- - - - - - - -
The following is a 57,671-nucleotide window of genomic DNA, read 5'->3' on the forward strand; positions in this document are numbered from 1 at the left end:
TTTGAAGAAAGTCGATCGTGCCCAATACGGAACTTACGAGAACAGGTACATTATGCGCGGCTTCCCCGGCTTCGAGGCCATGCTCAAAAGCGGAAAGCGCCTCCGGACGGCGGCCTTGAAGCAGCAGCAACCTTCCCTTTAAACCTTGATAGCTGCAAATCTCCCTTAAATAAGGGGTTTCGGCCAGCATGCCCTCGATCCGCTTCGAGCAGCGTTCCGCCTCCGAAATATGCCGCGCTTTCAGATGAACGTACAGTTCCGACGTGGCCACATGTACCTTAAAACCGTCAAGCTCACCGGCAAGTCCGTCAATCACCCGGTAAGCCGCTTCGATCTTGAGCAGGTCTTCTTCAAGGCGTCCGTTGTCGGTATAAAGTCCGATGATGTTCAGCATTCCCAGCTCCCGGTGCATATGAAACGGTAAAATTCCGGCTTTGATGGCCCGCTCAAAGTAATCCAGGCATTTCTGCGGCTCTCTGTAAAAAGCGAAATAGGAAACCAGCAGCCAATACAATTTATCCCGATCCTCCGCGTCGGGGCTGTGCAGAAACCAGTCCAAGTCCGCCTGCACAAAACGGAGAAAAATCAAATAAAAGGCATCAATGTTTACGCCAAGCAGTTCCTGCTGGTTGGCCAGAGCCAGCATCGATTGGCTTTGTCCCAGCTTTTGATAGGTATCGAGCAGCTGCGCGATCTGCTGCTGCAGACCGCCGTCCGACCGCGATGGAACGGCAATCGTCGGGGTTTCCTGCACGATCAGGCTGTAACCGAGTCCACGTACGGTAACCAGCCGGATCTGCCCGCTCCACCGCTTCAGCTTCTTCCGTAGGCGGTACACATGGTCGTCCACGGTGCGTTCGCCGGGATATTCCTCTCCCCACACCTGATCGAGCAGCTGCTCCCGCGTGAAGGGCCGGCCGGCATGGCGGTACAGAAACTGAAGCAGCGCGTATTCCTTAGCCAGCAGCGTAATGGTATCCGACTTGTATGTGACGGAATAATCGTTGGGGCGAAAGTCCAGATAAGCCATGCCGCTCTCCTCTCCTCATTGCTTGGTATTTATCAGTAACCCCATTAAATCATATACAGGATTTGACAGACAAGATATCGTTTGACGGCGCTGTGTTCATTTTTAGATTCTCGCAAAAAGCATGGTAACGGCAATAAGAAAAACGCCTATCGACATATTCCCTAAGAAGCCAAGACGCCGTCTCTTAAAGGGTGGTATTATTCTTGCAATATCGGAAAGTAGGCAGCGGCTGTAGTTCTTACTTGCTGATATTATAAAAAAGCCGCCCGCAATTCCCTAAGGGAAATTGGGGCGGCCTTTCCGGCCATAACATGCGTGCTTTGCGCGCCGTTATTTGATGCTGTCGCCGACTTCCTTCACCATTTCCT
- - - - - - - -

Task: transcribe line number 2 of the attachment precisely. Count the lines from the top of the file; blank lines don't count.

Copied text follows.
TTTGAAGAAAGTCGATCGTGCCCAATACGGAACTTACGAGAACAGGTACATTATGCGCGGCTTCCCCGGCTTCGAGGCCATGCTCAAAAGCGGAAAGCGCCTCCGGACGGCGGCCTTGAAGCAGCAGCAACCTTCCCTTTAAACCTTGATAGCTGCAAATCTCCCTTAAATAAGGGGTTTCGGCCAGCATGCCCTCGATCCGCTTCGAGCAGCGTTCCGCCTCCGAAATATGCCGCGCTTTCAGATGAACGTACAGTTCCGACGTGGCCACATGTACCTTAAAACCGTCAAGCTCACCGGCAAGTCCGTCAATCACCCGGTAAGCCGCTTCGATCTTGAGCAGGTCTTCTTCAAGGCGTCCGTTGTCGGTATAAAGTCCGATGATGTTCAGCATTCCCAGCTCCCGGTGCATATGAAACGGTAAAATTCCGGCTTTGATGGCCCGCTCAAAGTAATCCAGGCATTTCTGCGGCTCTCTGTAAAAAGCGAAATAGGAAACCAGCAGCCAATACAATTTATCCCGATCCTCCGCGTCGGGGCTGTGCAGAAACCAGTCCAAGTCCGCCTGCACAAAACGGAGAAAAATCAAATAAAAGGCATCAATGTTTACGCCAAGCAGTTCCTGCTGGTTGGCCAGAGCCAGCATCGATTGGCTTTGTCCCAGCTTTTGATAGGTATCGAGCAGCTGCGCGATCTGCTGCTGCAGACCGCCGTCCGACCGCGATGGAACGGCAATCGTCGGGGTTTCCTGCACGATCAGGCTGTAACCGAGTCCACGTACGGTAACCAGCCGGATCTGCCCGCTCCACCGCTTCAGCTTCTTCCGTAGGCGGTACACATGGTCGTCCACGGTGCGTTCGCCGGGATATTCCTCTCCCCACACCTGATCGAGCAGCTGCTCCCGCGTGAAGGGCCGGCCGGCATGGCGGTACAGAAACTGAAGCAGCGCGTATTCCTTAGCCAGCAGCGTAATGGTATCCGACTTGTATGTGACGGAATAATCGTTGGGGCGAAAGTCCAGATAAGCCATGCCGCTCTCCTCTCCTCATTGCTTGGTATTTATCAGTAACCCCATTAAATCATATACAGGATTTGACAGACAAGATATCGTTTGACGGCGCTGTGTTCATTTTTAGATTCTCGCAAAAAGCATGGTAACGGCAATAAGAAAAACGCCTATCGACATATTCCCTAAGAAGCCAAGACGCCGTCTCTTAAAGGGTGGTATTATTCTTGCAATATCGGAAAGTAGGCAGCGGCTGTAGTTCTTACTTGCTGATATTATAAAAAAGCCGCCCGCAATTCCCTAAGGGAAATTGGGGCGGCCTTTCCGGCCATAACATGCGTGCTTTGCGCGCCGTTATTTGATGCTGTCGCCGACTTCCTTCACCATTTCCT